The dawn of the full disclosure era. Are you ready?

By: Stuart Boys & Vineet Kapoor

Superannuation funds and investment managers have awakened to the dawn of a new era of transparency when it comes to their obligations to disclose fees and costs. It remains to be seen whether they are ready or not.

The superannuation industry’s two most senior regulators are rock solid in their conviction that more stringent rules for reporting of fees, costs and performance will lead to better outcomes. The updated guide sets out more rules for how super funds must disclose both direct and indirect fees and costs in their product disclosure statements (PDS) and the periodic statements they provide to their members.

The final deadline for compliance expired on September 30, 2017, after being pushed out three times. Controversially, there remain a few problematic areas where ASIC is still prepared to grant an exception. Such as the new rules for reporting building and facility management costs related to property assets.

Another area of controversy present, is the question whether the RG 97 regime lets providers who distribute their products via retail platforms off the hook.

The Australian Institute of Superannuation Trustees’ (AIST) annual Superannuation Investment Conference (ASI 2017), was held on the Gold Coast, September 6-8. The struggle to implement RG 97, and its relative merits, was certainly a hot topic for discussion. Here are a few of the key points we thought we should highlight.


ASIC senior executive leader, investment managers and superannuation, Ged Fitzpatrick told the gathering that the corporate regulator was aware of the difficulties many funds have had preparing for the introduction of RG 97, but despite this, would be monitoring compliance from October 1.

According to Fitzpatrick, analysis of RG 97 compliance information ASIC has already received, has shown an increase in the average amount of the fees and costs disclosed across the industry. Some funds have shown a minimal increase, while others have had a rise of about 100 basis points in the costs they report.

“The average increase across MySuper products was 23 basis points, equating to about $115 a year in additional reported costs,” Fitzpatrick said.

Members of these default super funds will see this increase in reported fees and costs on their next statement, even though they will not be paying any extra. This poses a challenge for the funds’ marketing and communication teams.


Controversy is always a big part of any change, and this is not exception. Groups such as AIST have been critical of RG 97 for providing an exemption for platform accounts, which often have thousands of investment products for individuals to choose from. Platforms are typically operated by the banks and other retail providers.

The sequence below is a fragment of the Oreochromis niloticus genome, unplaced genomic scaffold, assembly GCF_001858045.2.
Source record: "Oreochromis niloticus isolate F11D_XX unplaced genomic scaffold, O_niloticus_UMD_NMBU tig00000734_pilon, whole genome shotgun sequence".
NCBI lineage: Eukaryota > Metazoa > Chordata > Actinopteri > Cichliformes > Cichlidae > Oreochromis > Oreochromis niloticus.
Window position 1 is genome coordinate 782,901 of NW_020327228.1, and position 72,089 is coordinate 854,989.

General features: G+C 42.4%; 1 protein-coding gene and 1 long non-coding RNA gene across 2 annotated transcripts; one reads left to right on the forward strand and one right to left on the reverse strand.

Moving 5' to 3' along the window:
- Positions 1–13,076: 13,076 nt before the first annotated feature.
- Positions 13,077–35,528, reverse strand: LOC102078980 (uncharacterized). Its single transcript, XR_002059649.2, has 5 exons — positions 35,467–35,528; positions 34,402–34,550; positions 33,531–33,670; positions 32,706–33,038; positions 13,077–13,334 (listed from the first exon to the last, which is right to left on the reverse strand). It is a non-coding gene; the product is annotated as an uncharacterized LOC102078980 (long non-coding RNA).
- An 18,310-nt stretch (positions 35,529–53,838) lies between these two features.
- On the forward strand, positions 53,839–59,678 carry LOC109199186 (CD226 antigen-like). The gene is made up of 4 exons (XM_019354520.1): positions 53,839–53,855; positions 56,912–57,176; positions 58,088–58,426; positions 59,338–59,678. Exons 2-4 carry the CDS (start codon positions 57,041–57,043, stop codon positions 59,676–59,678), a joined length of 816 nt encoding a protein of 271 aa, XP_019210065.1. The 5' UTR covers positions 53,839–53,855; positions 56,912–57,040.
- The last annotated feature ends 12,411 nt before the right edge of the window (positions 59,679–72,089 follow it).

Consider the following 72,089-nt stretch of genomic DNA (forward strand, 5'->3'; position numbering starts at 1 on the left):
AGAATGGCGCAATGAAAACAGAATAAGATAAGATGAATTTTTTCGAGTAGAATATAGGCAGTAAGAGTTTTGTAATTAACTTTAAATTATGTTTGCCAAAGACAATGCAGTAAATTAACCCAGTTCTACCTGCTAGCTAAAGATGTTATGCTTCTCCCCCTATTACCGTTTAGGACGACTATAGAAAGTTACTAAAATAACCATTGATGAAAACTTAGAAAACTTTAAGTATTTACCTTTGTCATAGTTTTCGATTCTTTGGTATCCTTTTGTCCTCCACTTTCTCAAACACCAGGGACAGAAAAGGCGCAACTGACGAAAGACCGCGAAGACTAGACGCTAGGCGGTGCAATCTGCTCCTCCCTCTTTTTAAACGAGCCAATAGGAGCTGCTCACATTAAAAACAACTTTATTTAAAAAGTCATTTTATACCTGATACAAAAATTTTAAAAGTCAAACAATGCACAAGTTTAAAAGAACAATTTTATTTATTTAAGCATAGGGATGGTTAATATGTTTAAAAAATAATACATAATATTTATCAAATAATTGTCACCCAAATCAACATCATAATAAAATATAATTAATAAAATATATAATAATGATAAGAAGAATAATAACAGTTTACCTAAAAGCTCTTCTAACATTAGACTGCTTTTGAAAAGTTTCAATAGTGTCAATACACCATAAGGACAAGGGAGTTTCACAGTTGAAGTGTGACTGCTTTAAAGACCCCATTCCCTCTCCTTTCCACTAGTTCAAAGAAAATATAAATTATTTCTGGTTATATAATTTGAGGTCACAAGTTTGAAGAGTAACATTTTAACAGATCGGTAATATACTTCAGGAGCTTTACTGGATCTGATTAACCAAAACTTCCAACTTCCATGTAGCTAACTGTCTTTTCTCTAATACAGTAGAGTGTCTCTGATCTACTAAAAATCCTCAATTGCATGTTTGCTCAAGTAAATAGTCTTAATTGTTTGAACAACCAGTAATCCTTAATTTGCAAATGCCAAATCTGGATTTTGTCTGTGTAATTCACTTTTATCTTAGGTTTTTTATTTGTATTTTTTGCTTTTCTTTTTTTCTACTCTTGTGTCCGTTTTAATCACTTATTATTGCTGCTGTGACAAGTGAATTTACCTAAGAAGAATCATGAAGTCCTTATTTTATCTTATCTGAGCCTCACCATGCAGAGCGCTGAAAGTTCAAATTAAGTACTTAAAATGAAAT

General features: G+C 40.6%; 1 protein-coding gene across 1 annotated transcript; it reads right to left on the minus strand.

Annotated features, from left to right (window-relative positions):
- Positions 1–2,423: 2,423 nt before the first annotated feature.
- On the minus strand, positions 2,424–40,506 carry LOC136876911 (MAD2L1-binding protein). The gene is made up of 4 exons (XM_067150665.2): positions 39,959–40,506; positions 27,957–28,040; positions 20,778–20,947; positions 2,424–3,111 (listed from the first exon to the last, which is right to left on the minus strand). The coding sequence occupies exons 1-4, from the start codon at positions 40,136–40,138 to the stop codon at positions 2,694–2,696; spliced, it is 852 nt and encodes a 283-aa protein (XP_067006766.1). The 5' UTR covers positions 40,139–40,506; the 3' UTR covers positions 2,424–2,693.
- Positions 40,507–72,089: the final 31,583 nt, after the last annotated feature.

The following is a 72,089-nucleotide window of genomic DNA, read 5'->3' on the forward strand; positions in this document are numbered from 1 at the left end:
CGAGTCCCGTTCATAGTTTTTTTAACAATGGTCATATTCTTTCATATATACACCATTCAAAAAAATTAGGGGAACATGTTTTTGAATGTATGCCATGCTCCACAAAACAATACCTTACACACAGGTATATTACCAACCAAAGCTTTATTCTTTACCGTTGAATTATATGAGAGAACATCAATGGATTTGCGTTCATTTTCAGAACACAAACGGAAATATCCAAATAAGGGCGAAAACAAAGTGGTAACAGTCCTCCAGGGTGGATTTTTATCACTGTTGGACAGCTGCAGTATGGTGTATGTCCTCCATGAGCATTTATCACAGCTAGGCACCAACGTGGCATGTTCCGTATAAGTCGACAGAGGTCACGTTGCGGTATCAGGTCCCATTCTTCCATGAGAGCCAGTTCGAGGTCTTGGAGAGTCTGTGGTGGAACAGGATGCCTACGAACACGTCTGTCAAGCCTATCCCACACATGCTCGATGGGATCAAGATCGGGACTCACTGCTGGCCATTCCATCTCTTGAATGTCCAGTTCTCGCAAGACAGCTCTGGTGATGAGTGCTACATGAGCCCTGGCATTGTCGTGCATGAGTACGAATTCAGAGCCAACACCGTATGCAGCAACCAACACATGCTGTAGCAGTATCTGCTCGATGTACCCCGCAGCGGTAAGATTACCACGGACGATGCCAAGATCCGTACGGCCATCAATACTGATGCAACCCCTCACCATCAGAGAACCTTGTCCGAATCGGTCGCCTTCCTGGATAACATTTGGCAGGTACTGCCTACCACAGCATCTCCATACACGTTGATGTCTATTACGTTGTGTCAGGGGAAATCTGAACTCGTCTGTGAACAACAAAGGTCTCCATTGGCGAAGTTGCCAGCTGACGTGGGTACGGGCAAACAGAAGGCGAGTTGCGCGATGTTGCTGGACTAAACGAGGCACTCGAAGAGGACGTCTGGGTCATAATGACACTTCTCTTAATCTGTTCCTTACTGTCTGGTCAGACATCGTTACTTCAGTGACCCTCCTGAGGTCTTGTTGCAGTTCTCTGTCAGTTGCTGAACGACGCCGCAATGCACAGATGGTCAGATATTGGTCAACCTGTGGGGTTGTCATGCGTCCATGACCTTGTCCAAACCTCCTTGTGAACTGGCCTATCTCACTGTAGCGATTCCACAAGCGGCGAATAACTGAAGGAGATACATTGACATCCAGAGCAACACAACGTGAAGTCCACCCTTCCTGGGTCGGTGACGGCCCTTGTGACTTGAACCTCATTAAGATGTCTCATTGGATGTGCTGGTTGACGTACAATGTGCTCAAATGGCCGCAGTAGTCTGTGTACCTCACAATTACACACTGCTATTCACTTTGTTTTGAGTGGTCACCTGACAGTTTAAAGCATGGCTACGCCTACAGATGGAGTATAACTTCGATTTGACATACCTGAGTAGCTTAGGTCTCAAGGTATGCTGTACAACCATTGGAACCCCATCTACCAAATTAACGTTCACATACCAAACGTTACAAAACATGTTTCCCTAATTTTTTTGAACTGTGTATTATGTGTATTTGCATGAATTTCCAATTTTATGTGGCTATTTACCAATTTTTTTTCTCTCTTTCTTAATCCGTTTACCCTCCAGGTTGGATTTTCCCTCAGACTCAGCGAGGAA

Fitzpatrick used quite some time at the podium, hosing down fears that the new fee and cost disclosure rules would fail to provide people who invest their super via a retail platform with the same level of transparency as other super fund members.

Many of the representatives from non-profit funds in the audience remained sceptical about how this would work. It would require a high level of engagement from consumers to read and understand the PDSs of all of the underlying investments they hold via a platform.

But Fitzpatrick was emphatic that ASIC would seek to ensure that RG 97 was implemented across all players in the industry. He emphasised that: “We are seeking to provide, via RG 97 and other reforms, a level playing field among all forms of investment.”

He also offered assurances that the regulator would not become obsessed with monitoring costs to the exclusion of considering net returns.

What about performance ?

Fees and costs are not the only factors that funds should be considering in terms of what they are delivering to their members. Asset allocation, investment risk and strategy are clearly also very important, as are elements of services

“One area we are very interested in is that the focus should move to looking at net returns, and that if you have consistency and accuracy in terms of fee disclosure, then the focus can shift to net returns,” Fitzpatrick said.

Australian Prudential Regulation Authority (APRA) deputy chair Helen Rowell also addressed the crowd, regarding the prudential regulator’s plans to ramp up its monitoring of super fund performance reporting over the coming months.

Here is a short video on what she said:

Rowell noted that APRA would afford different weighting to different criteria in its assessment of a fund’s performance, to ensure there was not an unhealthy focus on costs.